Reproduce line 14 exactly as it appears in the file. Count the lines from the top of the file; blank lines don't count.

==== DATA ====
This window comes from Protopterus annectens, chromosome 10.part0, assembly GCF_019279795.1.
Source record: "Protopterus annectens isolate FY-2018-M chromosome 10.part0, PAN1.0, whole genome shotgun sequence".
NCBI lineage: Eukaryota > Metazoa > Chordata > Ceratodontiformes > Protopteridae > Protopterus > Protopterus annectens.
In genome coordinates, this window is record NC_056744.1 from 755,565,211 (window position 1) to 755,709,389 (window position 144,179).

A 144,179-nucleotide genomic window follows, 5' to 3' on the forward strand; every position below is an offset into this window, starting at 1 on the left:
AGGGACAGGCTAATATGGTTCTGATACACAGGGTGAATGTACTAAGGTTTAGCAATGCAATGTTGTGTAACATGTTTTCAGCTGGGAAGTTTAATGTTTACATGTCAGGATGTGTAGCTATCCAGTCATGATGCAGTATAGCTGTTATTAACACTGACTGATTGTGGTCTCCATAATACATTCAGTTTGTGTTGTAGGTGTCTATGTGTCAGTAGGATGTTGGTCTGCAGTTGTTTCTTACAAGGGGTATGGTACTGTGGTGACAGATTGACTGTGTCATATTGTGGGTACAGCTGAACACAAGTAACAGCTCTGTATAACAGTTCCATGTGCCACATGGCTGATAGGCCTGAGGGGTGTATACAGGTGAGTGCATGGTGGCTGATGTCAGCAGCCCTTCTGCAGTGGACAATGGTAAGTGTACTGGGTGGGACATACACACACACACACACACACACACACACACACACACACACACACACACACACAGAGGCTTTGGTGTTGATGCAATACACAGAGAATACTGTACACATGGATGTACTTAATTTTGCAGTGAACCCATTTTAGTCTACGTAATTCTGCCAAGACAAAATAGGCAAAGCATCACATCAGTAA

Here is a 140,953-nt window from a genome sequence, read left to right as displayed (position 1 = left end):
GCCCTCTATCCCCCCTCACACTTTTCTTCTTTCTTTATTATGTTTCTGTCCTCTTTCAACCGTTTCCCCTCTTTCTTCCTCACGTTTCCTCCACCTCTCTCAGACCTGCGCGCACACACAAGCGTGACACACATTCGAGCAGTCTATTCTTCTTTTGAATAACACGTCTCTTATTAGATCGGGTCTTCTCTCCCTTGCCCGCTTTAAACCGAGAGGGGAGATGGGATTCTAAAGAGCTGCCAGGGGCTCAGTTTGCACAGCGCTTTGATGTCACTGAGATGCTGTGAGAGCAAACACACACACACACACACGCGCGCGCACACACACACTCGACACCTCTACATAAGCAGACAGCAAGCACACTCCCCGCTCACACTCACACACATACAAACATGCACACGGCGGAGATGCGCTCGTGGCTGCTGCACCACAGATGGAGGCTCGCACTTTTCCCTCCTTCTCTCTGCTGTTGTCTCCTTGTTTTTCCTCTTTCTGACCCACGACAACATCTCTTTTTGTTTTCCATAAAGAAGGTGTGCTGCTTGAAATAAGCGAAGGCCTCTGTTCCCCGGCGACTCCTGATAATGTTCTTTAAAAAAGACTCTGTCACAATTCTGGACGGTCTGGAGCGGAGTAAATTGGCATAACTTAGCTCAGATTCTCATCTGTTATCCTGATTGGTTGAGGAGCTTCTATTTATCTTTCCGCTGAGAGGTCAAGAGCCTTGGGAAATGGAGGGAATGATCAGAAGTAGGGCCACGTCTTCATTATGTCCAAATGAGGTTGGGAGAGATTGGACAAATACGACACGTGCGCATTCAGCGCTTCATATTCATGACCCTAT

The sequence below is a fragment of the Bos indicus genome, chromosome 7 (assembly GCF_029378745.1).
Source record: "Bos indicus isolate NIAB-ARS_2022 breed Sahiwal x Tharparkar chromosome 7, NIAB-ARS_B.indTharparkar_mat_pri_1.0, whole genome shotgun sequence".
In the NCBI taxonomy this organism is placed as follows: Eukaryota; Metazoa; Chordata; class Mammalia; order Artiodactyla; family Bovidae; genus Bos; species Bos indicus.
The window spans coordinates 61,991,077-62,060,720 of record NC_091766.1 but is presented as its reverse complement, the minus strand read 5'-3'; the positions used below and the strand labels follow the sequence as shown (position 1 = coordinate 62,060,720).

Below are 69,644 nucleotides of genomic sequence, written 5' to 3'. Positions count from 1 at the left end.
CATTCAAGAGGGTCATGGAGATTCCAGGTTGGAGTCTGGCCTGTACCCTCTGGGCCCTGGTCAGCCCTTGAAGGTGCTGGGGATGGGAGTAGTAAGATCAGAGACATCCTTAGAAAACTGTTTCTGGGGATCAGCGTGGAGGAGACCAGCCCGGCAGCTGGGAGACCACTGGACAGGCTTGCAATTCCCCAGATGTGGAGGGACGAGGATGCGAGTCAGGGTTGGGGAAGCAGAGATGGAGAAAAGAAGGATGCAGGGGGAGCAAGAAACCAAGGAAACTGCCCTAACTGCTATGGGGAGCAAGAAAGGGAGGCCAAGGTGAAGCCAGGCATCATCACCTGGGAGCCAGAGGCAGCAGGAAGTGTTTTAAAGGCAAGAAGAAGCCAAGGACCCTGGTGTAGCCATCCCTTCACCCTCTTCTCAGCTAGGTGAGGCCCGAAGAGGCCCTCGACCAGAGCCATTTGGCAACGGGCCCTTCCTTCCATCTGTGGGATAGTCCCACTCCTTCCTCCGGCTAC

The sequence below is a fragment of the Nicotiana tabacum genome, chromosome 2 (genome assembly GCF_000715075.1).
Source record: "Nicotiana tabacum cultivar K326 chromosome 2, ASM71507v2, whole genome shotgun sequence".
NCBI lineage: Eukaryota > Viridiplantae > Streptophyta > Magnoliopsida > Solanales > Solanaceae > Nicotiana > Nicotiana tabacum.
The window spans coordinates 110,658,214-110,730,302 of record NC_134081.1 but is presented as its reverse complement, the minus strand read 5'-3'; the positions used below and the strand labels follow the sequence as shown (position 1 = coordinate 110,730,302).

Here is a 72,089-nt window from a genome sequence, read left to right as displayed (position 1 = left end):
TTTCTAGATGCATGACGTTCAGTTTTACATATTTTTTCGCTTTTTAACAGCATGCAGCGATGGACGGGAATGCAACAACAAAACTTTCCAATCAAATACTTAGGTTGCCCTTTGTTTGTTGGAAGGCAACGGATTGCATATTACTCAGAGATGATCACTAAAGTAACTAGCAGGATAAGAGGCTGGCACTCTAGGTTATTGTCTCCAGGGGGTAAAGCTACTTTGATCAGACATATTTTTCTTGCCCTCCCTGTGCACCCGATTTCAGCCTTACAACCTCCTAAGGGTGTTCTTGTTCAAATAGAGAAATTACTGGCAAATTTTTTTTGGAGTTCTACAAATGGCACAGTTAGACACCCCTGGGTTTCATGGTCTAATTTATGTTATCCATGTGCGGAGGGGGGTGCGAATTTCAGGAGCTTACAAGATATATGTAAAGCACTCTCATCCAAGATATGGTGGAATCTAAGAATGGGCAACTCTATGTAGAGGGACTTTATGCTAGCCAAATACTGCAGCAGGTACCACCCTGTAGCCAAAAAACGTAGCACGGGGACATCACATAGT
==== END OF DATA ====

CATTCAAGAGGGTCATGGAGATTCCAGGTTGGAGTCTGGCCTGTACCCTCTGGGCCCTGGTCAGCCCTTGAAGGTGCTGGGGATGGGAGTAGTAAGATCAGAGACATCCTTAGAAAACTGTTTCTGGGGATCAGCGTGGAGGAGACCAGCCCGGCAGCTGGGAGACCACTGGACAGGCTTGCAATTCCCCAGATGTGGAGGGACGAGGATGCGAGTCAGGGTTGGGGAAGCAGAGATGGAGAAAAGAAGGATGCAGGGGGAGCAAGAAACCAAGGAAACTGCCCTAACTGCTATGGGGAGCAAGAAAGGGAGGCCAAGGTGAAGCCAGGCATCATCACCTGGGAGCCAGAGGCAGCAGGAAGTGTTTTAAAGGCAAGAAGAAGCCAAGGACCCTGGTGTAGCCATCCCTTCACCCTCTTCTCAGCTAGGTGAGGCCCGAAGAGGCCCTCGACCAGAGCCATTTGGCAACGGGCCCTTCCTTCCATCTGTGGGATAGTCCCACTCCTTCCTCCGGCTAC